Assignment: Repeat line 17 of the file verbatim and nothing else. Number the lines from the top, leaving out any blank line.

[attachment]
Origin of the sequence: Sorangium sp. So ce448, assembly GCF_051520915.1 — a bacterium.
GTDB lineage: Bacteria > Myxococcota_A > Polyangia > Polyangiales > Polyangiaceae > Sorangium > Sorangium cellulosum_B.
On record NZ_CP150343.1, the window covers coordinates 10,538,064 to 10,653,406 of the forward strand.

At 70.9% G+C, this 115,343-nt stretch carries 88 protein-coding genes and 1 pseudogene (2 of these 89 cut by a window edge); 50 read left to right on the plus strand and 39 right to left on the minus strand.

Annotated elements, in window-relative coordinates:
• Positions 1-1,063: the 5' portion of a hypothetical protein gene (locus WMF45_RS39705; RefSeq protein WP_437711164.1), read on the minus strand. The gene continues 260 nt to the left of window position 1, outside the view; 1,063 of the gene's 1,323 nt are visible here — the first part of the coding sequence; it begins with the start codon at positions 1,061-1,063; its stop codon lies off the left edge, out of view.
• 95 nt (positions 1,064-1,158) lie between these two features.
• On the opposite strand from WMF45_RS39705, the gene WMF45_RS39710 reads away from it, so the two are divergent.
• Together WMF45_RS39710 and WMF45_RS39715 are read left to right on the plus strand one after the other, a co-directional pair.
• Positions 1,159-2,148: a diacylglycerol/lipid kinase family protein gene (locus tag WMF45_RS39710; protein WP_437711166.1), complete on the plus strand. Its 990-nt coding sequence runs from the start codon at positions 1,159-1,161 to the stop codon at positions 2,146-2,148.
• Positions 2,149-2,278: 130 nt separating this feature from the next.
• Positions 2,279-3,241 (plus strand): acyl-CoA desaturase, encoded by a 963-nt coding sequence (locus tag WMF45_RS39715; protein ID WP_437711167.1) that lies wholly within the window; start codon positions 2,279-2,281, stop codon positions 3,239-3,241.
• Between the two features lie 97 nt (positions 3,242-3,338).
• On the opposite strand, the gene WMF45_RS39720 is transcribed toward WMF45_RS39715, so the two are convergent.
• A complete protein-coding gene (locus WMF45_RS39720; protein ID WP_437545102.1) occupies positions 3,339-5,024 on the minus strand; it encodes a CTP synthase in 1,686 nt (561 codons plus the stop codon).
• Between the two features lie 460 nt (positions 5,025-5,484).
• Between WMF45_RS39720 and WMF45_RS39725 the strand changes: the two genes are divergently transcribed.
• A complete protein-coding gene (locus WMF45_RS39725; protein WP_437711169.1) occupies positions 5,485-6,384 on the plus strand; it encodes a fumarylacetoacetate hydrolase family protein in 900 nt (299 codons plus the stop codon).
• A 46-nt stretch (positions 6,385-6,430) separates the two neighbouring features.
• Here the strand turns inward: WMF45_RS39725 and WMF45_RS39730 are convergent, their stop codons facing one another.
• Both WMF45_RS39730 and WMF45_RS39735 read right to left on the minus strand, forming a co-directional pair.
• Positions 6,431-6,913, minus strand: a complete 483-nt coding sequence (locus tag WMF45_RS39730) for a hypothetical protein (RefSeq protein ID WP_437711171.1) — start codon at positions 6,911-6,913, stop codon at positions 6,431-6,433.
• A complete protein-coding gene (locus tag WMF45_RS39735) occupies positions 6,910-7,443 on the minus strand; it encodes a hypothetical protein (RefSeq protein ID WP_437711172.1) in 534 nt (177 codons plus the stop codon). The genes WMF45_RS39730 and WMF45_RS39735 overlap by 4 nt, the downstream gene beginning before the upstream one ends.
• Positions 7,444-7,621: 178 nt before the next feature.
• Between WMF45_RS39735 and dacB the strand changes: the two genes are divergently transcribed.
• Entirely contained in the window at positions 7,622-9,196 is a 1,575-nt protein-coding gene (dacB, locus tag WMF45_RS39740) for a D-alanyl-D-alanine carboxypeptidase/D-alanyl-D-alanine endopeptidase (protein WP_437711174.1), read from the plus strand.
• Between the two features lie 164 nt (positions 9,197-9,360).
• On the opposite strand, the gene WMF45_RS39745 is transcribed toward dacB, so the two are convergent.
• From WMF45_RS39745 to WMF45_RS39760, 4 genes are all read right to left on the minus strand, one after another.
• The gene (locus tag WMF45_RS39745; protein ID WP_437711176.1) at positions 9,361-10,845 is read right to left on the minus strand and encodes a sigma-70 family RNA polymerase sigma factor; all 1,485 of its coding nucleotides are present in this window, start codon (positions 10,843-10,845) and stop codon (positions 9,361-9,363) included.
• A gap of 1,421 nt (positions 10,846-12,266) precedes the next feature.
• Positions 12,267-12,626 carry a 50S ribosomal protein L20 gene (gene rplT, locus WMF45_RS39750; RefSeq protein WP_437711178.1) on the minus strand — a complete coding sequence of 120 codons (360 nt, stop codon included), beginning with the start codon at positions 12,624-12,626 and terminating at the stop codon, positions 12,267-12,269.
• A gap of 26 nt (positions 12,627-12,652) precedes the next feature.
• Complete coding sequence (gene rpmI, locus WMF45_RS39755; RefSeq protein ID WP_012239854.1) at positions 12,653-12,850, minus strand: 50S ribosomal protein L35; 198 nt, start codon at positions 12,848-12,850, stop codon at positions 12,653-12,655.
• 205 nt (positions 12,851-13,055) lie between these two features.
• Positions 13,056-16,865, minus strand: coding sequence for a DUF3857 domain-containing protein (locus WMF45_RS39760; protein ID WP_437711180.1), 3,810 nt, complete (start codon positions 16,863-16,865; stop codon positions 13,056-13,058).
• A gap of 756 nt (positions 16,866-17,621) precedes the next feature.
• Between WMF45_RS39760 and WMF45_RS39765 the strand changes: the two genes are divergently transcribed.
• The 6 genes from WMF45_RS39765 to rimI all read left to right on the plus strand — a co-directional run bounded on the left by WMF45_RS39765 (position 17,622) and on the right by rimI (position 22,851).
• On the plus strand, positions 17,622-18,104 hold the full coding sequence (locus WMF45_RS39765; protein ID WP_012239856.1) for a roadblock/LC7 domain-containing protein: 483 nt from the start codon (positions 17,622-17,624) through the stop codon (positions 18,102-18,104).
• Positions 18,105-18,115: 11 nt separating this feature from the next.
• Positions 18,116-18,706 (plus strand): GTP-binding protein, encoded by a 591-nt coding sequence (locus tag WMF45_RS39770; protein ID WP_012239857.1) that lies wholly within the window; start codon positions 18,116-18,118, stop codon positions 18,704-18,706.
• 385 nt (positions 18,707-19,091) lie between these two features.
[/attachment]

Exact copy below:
• Between WMF45_RS39720 and WMF45_RS39725 the strand changes: the two genes are divergently transcribed.